But also bigger things, because to you, my dear audience, I have always been InBabyAttachMode: somebody with children who is open about the fact that I tandem nurse and sleep in the same bed as my babies. But to my friends and some of my family here, I am still the person who left to go to the US four years ago. This person that I can only vaguely remember that used to have time for drinking, shopping and chatting without having to make sure her child doesn’t drown himself in the nearest pond. Now I am someone who needs to eat dinner at 5.30 to make sure the kids can go to bed early enough that I have an hour for myself (in the best situation) before I go to bed in order to feel relatively rested when BlueEyes wakes up at 5 the next morning.

And maybe this is the most challenging thing about leaving and coming back: to figure out how the new you relates to the people who best remember the old you.

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Filed under attachment parenting, baby, breastfeeding, co-sleeping, cultural differences, observations, travel

Judging science without looking at productivity?

The Netherlands has had its fair (or more than fair) share of scientific fraud. In an attempt to reduce this, the Dutch scientific organizations have decided to evaluate the quality of science using three instead of four criteria. This means they leave out “productivity” as a means to assess quality of the Dutch universities and institutions. The three remaining measures are “scientific quality”, “societal relevance” and whether the science is “future-proof”. The scientific organizations remark that this is a way to say that “more isn’t always better”. However, if you read further it says that scientific quality will be assessed by looking at output in the form of papers and books.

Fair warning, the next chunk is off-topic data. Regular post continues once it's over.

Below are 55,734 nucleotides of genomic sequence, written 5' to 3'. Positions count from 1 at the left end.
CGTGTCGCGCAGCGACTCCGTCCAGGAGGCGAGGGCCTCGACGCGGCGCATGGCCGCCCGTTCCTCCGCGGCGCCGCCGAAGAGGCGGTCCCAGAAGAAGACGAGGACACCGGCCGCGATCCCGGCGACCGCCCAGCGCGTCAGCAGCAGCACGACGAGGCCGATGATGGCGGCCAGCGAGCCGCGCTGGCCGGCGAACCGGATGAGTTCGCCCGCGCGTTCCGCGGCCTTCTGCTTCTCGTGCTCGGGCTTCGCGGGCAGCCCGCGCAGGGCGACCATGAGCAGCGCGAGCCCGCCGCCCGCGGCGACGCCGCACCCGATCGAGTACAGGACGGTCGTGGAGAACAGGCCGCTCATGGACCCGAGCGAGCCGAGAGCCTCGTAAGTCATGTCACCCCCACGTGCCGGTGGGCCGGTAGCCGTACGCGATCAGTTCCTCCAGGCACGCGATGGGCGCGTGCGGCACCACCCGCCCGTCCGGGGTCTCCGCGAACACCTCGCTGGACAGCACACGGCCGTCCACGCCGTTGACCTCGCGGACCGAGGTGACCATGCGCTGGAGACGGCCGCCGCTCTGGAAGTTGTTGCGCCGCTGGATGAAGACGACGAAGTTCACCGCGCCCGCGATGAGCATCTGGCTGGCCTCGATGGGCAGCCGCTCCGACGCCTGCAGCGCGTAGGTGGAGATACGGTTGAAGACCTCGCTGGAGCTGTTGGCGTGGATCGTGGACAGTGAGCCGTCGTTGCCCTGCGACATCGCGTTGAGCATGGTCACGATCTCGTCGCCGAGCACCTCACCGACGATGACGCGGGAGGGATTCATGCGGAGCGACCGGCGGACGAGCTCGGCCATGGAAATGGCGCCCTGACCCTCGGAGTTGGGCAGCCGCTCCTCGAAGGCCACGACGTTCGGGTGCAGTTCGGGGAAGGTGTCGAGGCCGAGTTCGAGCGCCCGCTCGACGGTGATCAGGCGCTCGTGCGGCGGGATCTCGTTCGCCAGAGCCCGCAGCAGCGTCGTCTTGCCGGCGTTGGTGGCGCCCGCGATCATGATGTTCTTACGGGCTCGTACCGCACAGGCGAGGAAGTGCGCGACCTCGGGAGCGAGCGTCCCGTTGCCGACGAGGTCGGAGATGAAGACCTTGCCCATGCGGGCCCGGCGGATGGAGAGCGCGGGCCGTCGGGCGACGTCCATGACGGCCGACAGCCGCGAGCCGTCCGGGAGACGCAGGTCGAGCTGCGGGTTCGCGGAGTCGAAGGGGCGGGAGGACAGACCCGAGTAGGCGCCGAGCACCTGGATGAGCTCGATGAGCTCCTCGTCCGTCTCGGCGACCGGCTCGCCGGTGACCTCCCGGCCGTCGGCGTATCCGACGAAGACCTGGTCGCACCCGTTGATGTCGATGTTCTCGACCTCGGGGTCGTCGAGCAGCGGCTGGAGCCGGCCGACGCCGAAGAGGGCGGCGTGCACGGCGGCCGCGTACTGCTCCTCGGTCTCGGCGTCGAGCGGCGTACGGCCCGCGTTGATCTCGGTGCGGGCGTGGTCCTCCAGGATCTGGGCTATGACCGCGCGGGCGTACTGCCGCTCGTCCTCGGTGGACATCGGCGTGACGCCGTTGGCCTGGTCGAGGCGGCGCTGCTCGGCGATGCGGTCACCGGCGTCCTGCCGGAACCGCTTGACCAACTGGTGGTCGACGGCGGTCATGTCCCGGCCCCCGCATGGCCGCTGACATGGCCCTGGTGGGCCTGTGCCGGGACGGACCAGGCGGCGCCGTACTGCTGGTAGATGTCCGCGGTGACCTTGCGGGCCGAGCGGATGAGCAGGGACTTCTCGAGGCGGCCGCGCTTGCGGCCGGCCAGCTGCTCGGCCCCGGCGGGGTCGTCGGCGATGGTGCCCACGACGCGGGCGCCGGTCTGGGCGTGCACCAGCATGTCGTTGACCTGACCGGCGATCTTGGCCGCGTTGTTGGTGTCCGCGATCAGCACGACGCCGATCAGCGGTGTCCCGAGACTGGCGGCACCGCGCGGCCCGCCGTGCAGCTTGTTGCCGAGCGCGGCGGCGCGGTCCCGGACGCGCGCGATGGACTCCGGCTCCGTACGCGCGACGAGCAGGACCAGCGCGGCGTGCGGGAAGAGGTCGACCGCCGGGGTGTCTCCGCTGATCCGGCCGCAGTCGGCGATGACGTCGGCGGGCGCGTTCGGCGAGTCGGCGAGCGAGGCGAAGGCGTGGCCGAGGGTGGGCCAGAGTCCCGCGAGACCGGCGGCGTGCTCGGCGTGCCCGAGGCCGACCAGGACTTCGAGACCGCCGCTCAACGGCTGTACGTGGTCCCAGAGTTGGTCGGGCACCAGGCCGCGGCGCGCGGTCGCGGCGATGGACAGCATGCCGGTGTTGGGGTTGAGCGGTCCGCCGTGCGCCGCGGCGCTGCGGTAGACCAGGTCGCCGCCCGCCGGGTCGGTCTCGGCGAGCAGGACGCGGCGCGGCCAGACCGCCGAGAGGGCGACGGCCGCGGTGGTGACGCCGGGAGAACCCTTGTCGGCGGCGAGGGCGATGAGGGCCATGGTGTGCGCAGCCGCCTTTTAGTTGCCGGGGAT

I’m a bit puzzled: productivity isn’t a measure for quality but quality is assessed by looking at papers? I don’t even want to get started about this focus on societal relevance. What will happen to all sorts of science that don’t immediately lead to curing cancer? And even worse: what does it mean that science has to be future-proof?

I think it’s important to make an effort to reduce scientific fraud but I’m unsure whether this is the way to do this. I think papers will remain the currency of science, and it seems impossible to assess scientific quality without looking at papers. Or am I wrong here?

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Filed under absurd, academia, authorship, cultural differences, ethics, in the news, review, science

I’m leaving on a jet plane…

I’m leaving on a jet plane, don’t know when I’ll be back (online) again. Probably soon!

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Filed under cultural differences, travel